Over the years, we’ve gotten many emails from our customers asking us about iDNS domain expiration notice letters they receive. They look legitimate, because information is somewhat personal. Here’s an example of one of these letters we received for one of our domains from iDNS.
What Should You Do?
The letter looks legitimate because it does have customer’s personal information, and it uses urgency and scare tactics to get you to pay them to "retain exclusive rights to it on the Web."
If you’re got this letter, you already own exclusive rights to your domain.
If you have any questions about your domain registration, contact your current domain registrar. It’s the company where you bought your domain, the one you pay every year or so domain renewal fees. They are the legitimate domain registrar. In most cases, you will not receive a letter in the mail from them. Usually, they email you when your domain is coming up for renewal.
Many users might not know the difference between their original registrar and iDNS. This lack of knowledge is what iDNS prays on and uses aggressive language in their letters to scare people into paying them.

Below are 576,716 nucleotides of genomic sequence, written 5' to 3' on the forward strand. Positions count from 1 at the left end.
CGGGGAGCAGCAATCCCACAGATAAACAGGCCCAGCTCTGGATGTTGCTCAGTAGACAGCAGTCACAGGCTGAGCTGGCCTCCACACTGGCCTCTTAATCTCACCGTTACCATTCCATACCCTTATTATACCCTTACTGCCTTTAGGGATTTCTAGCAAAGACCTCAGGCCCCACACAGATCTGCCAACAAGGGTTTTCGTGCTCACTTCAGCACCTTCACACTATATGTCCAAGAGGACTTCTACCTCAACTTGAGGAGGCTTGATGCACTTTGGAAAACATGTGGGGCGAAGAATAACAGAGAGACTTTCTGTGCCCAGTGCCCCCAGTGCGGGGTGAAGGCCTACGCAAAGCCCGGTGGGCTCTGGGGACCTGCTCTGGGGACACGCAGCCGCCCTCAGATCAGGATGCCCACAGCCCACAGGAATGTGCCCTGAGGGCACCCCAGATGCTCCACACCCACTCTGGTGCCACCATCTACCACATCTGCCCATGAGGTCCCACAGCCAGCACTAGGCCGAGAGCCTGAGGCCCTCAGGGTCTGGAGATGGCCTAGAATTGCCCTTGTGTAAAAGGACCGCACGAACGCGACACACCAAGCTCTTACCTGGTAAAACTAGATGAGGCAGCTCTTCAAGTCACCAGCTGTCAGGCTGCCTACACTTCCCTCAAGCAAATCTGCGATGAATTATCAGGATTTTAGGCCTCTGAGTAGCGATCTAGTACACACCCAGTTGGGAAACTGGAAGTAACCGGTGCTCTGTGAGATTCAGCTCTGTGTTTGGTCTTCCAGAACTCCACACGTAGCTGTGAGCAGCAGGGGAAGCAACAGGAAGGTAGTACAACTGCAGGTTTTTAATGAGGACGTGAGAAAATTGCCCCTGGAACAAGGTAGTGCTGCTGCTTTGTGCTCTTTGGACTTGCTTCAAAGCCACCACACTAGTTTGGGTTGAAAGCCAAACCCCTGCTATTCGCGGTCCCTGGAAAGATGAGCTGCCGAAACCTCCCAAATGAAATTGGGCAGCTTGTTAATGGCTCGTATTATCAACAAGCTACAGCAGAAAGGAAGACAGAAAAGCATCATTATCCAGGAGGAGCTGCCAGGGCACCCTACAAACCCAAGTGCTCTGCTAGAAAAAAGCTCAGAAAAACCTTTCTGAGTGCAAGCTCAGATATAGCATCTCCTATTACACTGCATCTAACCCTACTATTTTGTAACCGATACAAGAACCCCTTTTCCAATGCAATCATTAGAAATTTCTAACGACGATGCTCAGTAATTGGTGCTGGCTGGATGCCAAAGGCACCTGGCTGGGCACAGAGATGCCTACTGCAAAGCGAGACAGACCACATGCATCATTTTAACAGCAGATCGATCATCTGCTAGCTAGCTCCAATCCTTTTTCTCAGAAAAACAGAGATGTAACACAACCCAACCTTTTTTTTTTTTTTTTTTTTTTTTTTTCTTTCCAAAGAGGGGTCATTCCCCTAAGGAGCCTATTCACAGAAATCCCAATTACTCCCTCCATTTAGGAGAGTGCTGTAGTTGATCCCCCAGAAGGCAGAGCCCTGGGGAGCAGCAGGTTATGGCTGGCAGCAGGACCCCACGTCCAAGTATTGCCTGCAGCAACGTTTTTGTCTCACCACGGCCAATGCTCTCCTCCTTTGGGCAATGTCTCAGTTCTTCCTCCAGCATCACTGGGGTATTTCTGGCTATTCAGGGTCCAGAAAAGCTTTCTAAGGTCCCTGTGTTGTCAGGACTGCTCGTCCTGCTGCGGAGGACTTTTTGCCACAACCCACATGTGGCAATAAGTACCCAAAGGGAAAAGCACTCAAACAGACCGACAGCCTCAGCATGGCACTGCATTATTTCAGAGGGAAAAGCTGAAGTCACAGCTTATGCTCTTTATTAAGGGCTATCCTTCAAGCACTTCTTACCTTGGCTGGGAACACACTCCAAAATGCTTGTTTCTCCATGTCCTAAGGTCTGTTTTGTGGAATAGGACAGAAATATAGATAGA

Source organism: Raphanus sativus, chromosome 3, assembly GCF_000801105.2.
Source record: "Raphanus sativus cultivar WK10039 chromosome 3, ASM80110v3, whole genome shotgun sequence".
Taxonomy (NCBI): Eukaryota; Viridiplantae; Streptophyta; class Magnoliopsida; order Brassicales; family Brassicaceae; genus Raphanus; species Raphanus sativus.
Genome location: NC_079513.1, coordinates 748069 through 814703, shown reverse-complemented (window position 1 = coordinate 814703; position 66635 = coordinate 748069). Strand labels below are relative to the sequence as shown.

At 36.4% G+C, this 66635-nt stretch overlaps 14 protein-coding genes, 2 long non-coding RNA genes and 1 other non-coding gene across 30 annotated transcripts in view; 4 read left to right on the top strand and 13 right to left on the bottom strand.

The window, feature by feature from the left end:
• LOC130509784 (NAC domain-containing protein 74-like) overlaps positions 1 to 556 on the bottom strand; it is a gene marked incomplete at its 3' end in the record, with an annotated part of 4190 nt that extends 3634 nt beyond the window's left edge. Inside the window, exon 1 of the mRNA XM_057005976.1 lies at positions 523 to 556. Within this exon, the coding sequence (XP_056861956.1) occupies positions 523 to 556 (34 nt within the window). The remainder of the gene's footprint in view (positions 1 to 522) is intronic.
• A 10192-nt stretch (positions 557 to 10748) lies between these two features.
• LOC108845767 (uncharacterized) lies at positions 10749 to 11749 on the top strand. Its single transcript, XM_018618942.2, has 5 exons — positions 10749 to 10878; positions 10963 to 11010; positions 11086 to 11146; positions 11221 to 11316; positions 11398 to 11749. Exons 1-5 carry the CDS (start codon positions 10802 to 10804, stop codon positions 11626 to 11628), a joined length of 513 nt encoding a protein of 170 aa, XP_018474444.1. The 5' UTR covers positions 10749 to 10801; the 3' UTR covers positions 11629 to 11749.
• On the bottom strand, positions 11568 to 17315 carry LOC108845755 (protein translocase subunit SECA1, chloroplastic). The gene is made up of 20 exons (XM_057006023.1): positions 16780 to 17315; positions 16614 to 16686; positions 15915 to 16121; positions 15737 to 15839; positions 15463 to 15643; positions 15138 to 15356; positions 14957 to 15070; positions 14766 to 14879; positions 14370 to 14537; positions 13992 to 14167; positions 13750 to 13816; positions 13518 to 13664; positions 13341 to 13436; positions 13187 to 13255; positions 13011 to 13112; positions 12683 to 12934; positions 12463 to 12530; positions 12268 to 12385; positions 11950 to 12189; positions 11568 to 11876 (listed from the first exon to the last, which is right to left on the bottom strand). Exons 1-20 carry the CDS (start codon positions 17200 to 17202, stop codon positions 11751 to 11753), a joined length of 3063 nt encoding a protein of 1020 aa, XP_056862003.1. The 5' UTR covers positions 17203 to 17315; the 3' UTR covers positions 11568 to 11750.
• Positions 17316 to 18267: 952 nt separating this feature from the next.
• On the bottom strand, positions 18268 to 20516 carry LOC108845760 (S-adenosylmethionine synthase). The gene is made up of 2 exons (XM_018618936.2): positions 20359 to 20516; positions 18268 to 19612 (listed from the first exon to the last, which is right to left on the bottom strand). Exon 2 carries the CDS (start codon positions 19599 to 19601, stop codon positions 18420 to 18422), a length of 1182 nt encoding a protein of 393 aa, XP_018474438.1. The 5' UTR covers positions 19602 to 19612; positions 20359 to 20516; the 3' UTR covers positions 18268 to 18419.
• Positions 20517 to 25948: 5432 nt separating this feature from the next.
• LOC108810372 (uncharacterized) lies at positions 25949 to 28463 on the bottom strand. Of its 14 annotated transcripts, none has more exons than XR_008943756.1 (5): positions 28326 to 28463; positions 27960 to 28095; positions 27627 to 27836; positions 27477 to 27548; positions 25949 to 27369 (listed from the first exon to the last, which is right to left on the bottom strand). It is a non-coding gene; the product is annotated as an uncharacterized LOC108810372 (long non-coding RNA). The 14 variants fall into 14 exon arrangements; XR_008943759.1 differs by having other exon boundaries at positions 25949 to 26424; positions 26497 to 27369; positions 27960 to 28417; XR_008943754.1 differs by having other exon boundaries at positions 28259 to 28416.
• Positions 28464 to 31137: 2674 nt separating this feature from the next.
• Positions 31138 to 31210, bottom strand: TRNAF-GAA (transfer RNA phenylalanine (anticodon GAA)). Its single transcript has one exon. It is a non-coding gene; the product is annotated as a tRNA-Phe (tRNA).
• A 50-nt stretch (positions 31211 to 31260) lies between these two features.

On top of that, you’ll be overpaying. Most .COM, .NET and .ORG domains are inexpensive. On average annual price is around $12. Not $45 as the letter indicates. Or whatever the price might be.
Where Do They Get Personal Information?
iDNS harvests your domain information and your address from publicly available database called WHOIS. This information is required to be publicly available. You can look it up using who.is service.
You can’t turn it off, but you can mask it using a privacy protection service that most registrars offer as an addon (either free or usually $10-20/year). This privacy protection service simply offers a third-party proxy address and contact information, and hides your personal information from public WHOIS database.
You should contact your domain registrar to see if they offer it and enable it if they do. Note, only your registrar can enable privacy protection. You can’t buy privacy protection from a third-party for a domain registered somewhere else.
If you’re covered by GDPR, your contact information should already be redacted from WHOIS database. If it’s not, contact your registrar.
Also, there is a difference between privacy protection and GDPR protection for domains. You can learn more about both here to see which one is right for you.
We will never mail you any letters regarding your domain registrations with us. Always think safety first, don’t assume anything. Simply email our team and ask. We’re more than happy to help and answer any questions you may have.